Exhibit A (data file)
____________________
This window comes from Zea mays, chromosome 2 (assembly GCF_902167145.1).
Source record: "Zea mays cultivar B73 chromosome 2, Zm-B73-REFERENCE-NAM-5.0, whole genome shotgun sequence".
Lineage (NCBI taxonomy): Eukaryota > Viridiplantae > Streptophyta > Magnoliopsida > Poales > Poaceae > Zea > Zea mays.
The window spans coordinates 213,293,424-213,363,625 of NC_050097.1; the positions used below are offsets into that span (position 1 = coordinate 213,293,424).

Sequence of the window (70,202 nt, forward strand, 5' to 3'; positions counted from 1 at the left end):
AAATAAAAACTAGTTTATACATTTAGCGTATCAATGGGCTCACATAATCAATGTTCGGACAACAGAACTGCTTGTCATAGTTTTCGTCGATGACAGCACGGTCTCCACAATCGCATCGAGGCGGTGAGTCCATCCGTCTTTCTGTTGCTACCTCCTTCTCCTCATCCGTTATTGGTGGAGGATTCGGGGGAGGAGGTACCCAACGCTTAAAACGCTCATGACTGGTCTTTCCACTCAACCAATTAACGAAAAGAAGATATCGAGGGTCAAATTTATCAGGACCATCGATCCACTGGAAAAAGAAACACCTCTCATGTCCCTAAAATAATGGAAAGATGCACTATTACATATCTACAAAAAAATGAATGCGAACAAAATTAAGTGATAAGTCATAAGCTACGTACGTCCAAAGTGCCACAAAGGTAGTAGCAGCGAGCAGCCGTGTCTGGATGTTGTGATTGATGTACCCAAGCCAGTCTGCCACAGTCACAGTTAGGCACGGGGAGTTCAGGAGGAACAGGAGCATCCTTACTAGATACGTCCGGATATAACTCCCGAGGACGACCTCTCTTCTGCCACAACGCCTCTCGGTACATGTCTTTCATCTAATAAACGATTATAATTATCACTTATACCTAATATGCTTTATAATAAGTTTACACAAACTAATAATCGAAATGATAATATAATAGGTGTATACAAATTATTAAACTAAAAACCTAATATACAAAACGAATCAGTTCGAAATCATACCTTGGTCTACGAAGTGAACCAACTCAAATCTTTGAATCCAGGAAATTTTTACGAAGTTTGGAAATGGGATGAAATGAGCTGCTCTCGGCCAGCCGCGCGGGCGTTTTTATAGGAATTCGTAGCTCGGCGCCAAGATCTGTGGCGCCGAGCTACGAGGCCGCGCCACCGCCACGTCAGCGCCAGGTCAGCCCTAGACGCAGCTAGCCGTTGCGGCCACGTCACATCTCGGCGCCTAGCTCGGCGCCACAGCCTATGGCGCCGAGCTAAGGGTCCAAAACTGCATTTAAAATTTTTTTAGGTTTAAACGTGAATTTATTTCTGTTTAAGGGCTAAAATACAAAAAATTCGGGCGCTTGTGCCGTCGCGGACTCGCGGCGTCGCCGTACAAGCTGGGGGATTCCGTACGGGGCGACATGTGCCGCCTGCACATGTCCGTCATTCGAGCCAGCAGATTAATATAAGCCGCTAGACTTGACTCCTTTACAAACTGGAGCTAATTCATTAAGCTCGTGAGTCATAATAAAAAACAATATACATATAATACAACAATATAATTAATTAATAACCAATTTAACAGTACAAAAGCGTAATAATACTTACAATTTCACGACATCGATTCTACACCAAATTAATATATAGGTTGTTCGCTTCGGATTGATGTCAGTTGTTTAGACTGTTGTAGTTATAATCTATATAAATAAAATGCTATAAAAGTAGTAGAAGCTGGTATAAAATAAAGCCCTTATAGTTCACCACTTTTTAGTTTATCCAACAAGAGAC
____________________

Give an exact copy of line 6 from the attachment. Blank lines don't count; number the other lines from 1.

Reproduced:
AAATAAAAACTAGTTTATACATTTAGCGTATCAATGGGCTCACATAATCAATGTTCGGACAACAGAACTGCTTGTCATAGTTTTCGTCGATGACAGCACGGTCTCCACAATCGCATCGAGGCGGTGAGTCCATCCGTCTTTCTGTTGCTACCTCCTTCTCCTCATCCGTTATTGGTGGAGGATTCGGGGGAGGAGGTACCCAACGCTTAAAACGCTCATGACTGGTCTTTCCACTCAACCAATTAACGAAAAGAAGATATCGAGGGTCAAATTTATCAGGACCATCGATCCACTGGAAAAAGAAACACCTCTCATGTCCCTAAAATAATGGAAAGATGCACTATTACATATCTACAAAAAAATGAATGCGAACAAAATTAAGTGATAAGTCATAAGCTACGTACGTCCAAAGTGCCACAAAGGTAGTAGCAGCGAGCAGCCGTGTCTGGATGTTGTGATTGATGTACCCAAGCCAGTCTGCCACAGTCACAGTTAGGCACGGGGAGTTCAGGAGGAACAGGAGCATCCTTACTAGATACGTCCGGATATAACTCCCGAGGACGACCTCTCTTCTGCCACAACGCCTCTCGGTACATGTCTTTCATCTAATAAACGATTATAATTATCACTTATACCTAATATGCTTTATAATAAGTTTACACAAACTAATAATCGAAATGATAATATAATAGGTGTATACAAATTATTAAACTAAAAACCTAATATACAAAACGAATCAGTTCGAAATCATACCTTGGTCTACGAAGTGAACCAACTCAAATCTTTGAATCCAGGAAATTTTTACGAAGTTTGGAAATGGGATGAAATGAGCTGCTCTCGGCCAGCCGCGCGGGCGTTTTTATAGGAATTCGTAGCTCGGCGCCAAGATCTGTGGCGCCGAGCTACGAGGCCGCGCCACCGCCACGTCAGCGCCAGGTCAGCCCTAGACGCAGCTAGCCGTTGCGGCCACGTCACATCTCGGCGCCTAGCTCGGCGCCACAGCCTATGGCGCCGAGCTAAGGGTCCAAAACTGCATTTAAAATTTTTTTAGGTTTAAACGTGAATTTATTTCTGTTTAAGGGCTAAAATACAAAAAATTCGGGCGCTTGTGCCGTCGCGGACTCGCGGCGTCGCCGTACAAGCTGGGGGATTCCGTACGGGGCGACATGTGCCGCCTGCACATGTCCGTCATTCGAGCCAGCAGATTAATATAAGCCGCTAGACTTGACTCCTTTACAAACTGGAGCTAATTCATTAAGCTCGTGAGTCATAATAAAAAACAATATACATATAATACAACAATATAATTAATTAATAACCAATTTAACAGTACAAAAGCGTAATAATACTTACAATTTCACGACATCGATTCTACACCAAATTAATATATAGGTTGTTCGCTTCGGATTGATGTCAGTTGTTTAGACTGTTGTAGTTATAATCTATATAAATAAAATGCTATAAAAGTAGTAGAAGCTGGTATAAAATAAAGCCCTTATAGTTCACCACTTTTTAGTTTATCCAACAAGAGAC